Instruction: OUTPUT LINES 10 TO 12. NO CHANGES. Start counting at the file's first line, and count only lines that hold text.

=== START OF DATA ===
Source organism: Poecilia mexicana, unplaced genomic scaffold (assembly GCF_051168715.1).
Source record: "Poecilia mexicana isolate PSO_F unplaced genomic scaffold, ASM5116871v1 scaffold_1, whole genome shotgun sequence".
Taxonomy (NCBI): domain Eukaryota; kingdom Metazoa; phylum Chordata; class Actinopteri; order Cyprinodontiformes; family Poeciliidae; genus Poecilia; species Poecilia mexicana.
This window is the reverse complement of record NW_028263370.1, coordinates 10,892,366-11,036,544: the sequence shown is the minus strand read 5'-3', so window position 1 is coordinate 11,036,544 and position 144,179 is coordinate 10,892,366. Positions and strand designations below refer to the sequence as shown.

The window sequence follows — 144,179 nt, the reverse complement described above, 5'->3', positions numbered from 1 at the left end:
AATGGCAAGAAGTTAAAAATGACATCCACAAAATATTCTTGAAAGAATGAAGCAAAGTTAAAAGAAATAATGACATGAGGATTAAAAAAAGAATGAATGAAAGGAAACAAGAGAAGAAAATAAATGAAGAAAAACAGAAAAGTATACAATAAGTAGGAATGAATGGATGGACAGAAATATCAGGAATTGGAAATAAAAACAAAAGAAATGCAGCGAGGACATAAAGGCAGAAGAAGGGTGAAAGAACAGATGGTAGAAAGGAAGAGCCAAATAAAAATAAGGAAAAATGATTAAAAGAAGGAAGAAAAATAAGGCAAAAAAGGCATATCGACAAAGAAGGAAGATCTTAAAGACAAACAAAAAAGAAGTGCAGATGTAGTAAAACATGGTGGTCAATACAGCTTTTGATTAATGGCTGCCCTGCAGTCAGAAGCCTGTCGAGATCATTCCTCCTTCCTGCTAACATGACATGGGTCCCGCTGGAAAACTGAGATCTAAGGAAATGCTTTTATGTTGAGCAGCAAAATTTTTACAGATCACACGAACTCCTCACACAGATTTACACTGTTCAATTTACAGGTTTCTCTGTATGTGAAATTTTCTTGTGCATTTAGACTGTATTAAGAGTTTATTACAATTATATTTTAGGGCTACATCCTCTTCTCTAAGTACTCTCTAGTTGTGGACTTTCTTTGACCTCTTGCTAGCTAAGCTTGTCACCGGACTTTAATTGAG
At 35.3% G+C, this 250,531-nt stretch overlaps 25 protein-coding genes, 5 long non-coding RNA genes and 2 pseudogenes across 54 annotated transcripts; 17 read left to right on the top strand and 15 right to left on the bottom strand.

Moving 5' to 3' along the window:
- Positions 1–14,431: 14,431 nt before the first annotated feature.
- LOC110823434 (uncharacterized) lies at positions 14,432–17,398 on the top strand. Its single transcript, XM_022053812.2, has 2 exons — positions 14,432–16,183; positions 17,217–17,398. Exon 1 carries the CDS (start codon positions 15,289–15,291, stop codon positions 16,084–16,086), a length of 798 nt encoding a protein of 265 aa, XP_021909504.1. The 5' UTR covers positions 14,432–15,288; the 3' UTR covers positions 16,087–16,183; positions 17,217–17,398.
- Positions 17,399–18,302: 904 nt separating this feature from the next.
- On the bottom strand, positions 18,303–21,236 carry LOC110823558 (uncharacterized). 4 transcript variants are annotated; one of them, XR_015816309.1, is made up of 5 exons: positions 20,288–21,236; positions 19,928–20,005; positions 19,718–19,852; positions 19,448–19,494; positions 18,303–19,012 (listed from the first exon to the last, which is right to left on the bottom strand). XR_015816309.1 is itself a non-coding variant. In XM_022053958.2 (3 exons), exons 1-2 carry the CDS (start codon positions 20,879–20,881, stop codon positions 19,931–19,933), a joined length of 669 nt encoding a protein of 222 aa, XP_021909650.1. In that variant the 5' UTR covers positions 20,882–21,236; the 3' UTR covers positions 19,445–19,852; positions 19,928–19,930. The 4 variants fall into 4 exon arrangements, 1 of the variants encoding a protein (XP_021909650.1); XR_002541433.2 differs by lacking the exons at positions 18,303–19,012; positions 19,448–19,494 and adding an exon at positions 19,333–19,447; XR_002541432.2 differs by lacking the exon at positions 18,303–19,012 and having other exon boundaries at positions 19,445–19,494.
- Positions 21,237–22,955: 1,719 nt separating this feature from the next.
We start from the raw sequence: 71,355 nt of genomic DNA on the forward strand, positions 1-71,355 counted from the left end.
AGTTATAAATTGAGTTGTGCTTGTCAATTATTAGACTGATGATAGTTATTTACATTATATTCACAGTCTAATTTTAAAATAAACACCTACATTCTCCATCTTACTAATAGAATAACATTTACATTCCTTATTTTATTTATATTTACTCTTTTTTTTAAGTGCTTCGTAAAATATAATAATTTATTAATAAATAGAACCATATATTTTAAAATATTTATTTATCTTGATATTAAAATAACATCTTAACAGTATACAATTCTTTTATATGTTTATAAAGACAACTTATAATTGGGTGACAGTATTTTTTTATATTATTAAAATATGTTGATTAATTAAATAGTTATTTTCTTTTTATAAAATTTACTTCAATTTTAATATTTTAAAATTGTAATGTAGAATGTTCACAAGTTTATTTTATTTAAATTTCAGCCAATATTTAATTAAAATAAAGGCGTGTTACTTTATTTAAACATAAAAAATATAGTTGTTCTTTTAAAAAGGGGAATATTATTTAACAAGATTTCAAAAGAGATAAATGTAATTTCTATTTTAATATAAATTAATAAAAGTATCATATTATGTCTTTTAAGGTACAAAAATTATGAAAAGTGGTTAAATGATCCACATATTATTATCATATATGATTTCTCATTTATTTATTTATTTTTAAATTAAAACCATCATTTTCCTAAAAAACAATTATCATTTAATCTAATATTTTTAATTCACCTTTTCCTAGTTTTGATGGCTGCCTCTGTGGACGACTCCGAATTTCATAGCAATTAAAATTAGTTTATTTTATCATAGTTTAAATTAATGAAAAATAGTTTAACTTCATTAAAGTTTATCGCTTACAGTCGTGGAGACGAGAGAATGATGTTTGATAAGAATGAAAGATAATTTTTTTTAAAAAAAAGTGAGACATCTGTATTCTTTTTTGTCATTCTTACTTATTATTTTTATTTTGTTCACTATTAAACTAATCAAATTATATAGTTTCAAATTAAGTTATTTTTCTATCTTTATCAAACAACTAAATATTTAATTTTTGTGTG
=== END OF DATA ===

- LOC110823434 (uncharacterized) lies at positions 14,432–17,398 on the top strand. Its single transcript, XM_022053812.2, has 2 exons — positions 14,432–16,183; positions 17,217–17,398. Exon 1 carries the CDS (start codon positions 15,289–15,291, stop codon positions 16,084–16,086), a length of 798 nt encoding a protein of 265 aa, XP_021909504.1. The 5' UTR covers positions 14,432–15,288; the 3' UTR covers positions 16,087–16,183; positions 17,217–17,398.
- Positions 17,399–18,302: 904 nt separating this feature from the next.
- On the bottom strand, positions 18,303–21,236 carry LOC110823558 (uncharacterized). 4 transcript variants are annotated; one of them, XR_015816309.1, is made up of 5 exons: positions 20,288–21,236; positions 19,928–20,005; positions 19,718–19,852; positions 19,448–19,494; positions 18,303–19,012 (listed from the first exon to the last, which is right to left on the bottom strand). XR_015816309.1 is itself a non-coding variant. In XM_022053958.2 (3 exons), exons 1-2 carry the CDS (start codon positions 20,879–20,881, stop codon positions 19,931–19,933), a joined length of 669 nt encoding a protein of 222 aa, XP_021909650.1. In that variant the 5' UTR covers positions 20,882–21,236; the 3' UTR covers positions 19,445–19,852; positions 19,928–19,930. The 4 variants fall into 4 exon arrangements, 1 of the variants encoding a protein (XP_021909650.1); XR_002541433.2 differs by lacking the exons at positions 18,303–19,012; positions 19,448–19,494 and adding an exon at positions 19,333–19,447; XR_002541432.2 differs by lacking the exon at positions 18,303–19,012 and having other exon boundaries at positions 19,445–19,494.